Economic studies in recent years add fodder to the argument for historic preservation. In the past five years, there has been “a lot of substantive research in this area,” says Don Rypkema, principal with PlaceEconomics, a Washington, D.C.-based real estate and economic development firm.
Studies have identified four major economic impacts of preservation:
• Creation of jobs and household income
• Increases to property values
• Revitalization of the “Main Street community”
• Development of heritage tourism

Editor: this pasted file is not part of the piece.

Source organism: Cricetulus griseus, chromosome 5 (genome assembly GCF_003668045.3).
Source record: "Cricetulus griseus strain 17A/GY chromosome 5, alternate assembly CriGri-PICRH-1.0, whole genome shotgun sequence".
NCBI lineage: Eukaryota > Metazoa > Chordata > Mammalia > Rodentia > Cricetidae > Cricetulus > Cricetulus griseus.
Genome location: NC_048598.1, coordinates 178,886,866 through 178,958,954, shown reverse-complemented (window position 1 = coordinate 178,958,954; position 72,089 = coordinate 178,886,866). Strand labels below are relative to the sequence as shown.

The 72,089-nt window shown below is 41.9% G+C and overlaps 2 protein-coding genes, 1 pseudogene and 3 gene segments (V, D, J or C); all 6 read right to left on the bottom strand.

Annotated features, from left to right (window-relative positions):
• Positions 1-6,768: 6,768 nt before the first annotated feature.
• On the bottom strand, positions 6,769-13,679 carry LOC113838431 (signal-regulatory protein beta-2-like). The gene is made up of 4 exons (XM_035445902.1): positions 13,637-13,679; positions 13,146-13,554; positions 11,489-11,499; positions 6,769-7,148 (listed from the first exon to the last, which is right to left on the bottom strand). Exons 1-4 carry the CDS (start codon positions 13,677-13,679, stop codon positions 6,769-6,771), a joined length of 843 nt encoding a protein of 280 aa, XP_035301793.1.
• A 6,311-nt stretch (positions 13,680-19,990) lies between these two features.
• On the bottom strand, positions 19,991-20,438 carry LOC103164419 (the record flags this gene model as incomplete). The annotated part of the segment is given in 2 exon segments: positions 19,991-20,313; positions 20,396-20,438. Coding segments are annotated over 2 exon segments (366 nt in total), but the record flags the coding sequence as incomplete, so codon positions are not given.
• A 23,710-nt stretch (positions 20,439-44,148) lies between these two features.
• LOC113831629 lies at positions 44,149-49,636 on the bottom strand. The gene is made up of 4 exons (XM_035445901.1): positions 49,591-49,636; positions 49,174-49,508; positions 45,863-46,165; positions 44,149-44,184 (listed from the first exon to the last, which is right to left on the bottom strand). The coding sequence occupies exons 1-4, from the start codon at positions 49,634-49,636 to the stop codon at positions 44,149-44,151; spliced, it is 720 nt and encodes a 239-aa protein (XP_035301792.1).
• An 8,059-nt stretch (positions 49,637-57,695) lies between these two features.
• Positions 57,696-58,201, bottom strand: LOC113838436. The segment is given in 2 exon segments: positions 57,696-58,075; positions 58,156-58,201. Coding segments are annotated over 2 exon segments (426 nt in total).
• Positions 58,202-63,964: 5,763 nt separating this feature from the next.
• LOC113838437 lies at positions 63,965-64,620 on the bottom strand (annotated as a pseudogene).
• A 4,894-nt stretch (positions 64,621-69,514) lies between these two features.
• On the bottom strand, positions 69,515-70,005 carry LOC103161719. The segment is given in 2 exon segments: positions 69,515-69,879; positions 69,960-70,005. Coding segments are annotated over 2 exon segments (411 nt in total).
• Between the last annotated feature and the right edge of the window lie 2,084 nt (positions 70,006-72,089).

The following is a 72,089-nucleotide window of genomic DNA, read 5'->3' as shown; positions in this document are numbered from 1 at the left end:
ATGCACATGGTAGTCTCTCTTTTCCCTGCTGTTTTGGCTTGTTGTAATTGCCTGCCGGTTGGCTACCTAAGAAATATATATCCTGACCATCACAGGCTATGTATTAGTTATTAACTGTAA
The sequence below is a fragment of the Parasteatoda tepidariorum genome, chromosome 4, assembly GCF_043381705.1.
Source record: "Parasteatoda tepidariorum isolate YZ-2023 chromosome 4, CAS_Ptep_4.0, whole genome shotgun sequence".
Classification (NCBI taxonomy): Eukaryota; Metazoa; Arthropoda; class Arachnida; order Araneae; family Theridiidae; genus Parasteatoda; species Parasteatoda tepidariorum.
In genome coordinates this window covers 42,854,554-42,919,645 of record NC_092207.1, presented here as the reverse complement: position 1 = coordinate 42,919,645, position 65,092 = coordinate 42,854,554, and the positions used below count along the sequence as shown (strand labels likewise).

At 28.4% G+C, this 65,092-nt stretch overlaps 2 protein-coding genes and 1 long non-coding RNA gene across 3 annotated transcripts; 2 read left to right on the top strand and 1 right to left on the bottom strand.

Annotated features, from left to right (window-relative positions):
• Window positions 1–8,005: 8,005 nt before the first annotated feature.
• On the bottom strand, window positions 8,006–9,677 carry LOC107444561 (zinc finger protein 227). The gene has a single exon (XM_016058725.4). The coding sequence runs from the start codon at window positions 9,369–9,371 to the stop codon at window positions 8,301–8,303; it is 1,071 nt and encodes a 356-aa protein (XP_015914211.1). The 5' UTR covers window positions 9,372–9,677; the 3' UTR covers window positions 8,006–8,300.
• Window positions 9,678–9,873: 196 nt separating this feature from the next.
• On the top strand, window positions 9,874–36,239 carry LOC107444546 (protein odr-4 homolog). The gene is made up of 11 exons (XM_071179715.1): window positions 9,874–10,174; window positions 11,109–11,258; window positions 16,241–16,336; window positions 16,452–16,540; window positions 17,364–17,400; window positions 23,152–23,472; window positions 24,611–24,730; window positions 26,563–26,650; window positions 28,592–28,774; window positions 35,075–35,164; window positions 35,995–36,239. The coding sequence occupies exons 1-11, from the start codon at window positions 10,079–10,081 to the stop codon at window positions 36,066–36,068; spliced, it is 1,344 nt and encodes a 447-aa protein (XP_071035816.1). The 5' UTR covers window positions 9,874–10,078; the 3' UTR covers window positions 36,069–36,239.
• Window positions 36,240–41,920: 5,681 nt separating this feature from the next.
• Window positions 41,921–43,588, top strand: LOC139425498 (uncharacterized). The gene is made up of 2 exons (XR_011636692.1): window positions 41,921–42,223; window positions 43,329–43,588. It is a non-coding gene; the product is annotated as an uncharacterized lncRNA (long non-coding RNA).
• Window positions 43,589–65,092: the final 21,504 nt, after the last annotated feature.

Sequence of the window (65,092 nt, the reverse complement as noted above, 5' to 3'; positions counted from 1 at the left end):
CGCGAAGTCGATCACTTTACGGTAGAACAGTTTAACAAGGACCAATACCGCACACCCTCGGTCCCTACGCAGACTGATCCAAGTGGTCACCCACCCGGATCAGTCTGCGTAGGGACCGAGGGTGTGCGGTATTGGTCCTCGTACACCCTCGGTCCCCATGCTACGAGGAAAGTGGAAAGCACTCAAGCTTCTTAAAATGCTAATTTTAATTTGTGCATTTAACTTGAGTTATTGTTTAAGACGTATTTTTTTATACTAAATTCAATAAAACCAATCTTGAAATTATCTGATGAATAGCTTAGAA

A study in Delaware showed that rehabilitation of old buildings created 14.6 jobs per $1 million of output, as compared to 11.2 jobs created by new construction, and 9.2 jobs created in manufacturing for the same level of output. Creation of local historic districts not only adds value to historic homes, but to other properties near those homes, Rypkema points out. In Philadelphia, it represented a sales price premium of 131 percent; in nine Texas cities, increased property values ranged from 5 percent to 20 percent.